Municipal Energy Study
In 2015 the City, supported by grant funding from the Ontario Ministry of Energy, began the process of evaluating current and future energy scenarios for our community using the Ministry's Community Energy Planning framework. This work has culminated in the completion of the City's first Municipal Energy Study (MES).
The Municipal Energy Study is the City's first foray into looking at how we use and generate energy from a community perspective. It examines current and future energy use scenarios from the perspective of greenhouse gas emissions and local economic impacts. It examines emerging trends in energy and identifies the following strategic energy objectives:
- Alignment - Improve Kingston's alignment with Provincial energy & climate strategy and policies;
- Planning - Continue to integrate desired energy outcomes into local urban planning;
- Efficiency - Reduce the energy and carbon footprint of new and existing buildings;
- Generation & Distribution - Localize more of our energy production and distribution;
- Transportation - Reduce the energy cost and carbon footprint of transportation;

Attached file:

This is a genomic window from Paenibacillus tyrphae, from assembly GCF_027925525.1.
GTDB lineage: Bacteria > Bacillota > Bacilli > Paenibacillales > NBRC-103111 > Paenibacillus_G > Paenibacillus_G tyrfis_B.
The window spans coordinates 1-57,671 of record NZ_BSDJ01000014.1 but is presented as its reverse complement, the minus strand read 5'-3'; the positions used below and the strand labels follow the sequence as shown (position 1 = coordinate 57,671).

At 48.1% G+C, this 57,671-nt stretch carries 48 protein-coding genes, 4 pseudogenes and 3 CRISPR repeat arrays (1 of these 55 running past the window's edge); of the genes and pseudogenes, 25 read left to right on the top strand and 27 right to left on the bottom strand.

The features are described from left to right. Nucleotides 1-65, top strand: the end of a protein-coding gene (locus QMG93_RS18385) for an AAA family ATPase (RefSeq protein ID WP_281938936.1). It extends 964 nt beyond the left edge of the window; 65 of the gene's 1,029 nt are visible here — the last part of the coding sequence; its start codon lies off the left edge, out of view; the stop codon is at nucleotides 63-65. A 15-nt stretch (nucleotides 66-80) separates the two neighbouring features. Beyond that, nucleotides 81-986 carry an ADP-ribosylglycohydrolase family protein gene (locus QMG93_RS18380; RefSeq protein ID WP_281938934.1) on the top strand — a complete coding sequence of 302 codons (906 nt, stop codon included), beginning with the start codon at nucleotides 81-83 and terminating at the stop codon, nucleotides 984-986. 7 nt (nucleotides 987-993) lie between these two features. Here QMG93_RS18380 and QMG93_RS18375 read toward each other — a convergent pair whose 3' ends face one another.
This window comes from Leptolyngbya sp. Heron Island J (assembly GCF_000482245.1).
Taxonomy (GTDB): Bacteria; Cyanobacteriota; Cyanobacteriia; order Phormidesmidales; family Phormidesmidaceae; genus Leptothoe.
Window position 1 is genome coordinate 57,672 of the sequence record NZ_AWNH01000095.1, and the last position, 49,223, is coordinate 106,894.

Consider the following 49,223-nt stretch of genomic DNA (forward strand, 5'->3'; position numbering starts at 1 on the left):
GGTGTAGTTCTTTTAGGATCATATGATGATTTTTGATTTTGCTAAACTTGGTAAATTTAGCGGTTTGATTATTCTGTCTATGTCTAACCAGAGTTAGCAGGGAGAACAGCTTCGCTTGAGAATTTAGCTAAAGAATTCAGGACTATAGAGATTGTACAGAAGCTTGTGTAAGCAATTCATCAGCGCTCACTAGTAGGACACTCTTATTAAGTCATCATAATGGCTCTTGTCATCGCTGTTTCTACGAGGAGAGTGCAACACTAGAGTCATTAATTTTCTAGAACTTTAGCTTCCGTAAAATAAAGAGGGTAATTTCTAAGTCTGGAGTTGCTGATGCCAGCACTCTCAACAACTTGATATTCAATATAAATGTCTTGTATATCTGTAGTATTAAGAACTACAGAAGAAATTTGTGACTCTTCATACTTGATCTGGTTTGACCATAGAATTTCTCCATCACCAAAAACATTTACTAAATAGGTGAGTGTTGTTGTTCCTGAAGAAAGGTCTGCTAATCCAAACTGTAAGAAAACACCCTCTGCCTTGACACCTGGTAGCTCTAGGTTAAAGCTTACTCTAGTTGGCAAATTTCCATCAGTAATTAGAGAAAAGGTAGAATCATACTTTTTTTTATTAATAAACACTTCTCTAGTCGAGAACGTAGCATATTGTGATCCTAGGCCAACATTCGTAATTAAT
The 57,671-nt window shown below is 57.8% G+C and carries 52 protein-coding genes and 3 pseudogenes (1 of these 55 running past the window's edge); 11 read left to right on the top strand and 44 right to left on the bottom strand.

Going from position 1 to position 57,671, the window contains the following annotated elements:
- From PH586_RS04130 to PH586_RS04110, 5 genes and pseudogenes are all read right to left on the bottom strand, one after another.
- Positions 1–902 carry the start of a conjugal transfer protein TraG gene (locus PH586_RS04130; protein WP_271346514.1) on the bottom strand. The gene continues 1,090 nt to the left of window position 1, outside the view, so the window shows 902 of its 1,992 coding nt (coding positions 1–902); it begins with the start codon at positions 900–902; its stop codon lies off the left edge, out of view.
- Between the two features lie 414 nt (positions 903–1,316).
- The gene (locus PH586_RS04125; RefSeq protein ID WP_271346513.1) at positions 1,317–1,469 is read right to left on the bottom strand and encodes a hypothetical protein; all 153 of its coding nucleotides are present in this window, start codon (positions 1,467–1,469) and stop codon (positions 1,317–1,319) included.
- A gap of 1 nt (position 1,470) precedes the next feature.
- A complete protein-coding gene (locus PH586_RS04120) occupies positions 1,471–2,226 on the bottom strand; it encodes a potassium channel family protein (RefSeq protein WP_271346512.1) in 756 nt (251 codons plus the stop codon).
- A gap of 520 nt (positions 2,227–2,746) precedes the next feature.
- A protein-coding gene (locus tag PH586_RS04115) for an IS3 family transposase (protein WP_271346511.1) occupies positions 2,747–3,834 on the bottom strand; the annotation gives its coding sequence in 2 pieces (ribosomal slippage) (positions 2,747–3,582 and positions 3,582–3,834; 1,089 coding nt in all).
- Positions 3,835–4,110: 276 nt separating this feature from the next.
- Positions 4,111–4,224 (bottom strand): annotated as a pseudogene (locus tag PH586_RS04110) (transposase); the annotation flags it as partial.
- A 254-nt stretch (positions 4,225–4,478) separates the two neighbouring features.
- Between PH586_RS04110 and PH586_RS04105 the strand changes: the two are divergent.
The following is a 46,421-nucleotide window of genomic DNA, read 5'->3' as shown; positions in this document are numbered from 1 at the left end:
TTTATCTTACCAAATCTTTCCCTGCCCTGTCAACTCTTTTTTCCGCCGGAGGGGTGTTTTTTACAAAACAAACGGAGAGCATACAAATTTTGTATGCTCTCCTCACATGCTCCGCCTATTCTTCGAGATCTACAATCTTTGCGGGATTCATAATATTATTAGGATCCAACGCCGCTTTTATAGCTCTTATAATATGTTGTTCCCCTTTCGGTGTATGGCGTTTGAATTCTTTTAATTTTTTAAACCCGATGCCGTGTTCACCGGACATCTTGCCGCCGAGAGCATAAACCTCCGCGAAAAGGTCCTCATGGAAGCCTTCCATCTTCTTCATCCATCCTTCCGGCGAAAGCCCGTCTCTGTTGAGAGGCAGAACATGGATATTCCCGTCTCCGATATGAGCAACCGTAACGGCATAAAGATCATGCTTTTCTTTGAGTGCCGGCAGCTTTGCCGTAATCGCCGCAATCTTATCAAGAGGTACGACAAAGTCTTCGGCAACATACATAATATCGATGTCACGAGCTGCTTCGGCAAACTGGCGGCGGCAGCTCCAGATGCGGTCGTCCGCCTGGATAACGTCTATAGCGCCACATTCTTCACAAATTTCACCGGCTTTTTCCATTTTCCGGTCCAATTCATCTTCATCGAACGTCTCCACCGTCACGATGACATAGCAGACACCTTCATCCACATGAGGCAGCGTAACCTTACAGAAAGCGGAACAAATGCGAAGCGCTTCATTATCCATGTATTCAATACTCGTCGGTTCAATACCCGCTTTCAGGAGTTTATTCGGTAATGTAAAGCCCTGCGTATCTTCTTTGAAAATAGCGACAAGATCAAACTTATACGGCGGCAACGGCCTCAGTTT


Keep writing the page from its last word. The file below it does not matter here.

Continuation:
- Energy Knowledge and Community Capacity – Increase energy literacy and leverage community capacity.
Input from a diverse group of energy stakeholders and the public was used to consider future energy scenarios and identify options for action areas that could address each of the energy objectives.
Perhaps the most important findings of the MES have been the identification or reinforcement of opportunities for carbon reduction, local economic development, and energy affordability posed by the potential for bio-gas production, electrification of transportation, energy efficiency retrofitting of buildings and the potential feasibility of district energy systems in areas of the City with high energy densities. The MES has also identified emerging trends in energy storage technologies that should be monitored by the City and Utilities Kingston to identify opportunities they provide to adapt energy distribution systems to new loads and potentially reduce infrastructure spending.
The MES underscores the importance of integrating transportation planning into land use and a compact urban form - especially as it relates to the energy used in transportation fuels and the viability of active transportation modes.
Energy systems at the community and regional levels are complex and contain many interdependencies. Energy technology and policy is also changing rapidly in Ontario. Kingston has energy advantages that include its ownership of Utilities Kingston, the City's role and function of Kingston in our region of Ontario, the high potential for solar and wind energy generation, and access to world class research and technology.
The Municipal Energy Study will be useful for those looking to understand and innovate in the local energy field and also as a contributor of data and background to future energy and emissions planning work. The MES also supports implementation of the Kingston Climate Action Plan (KCAP).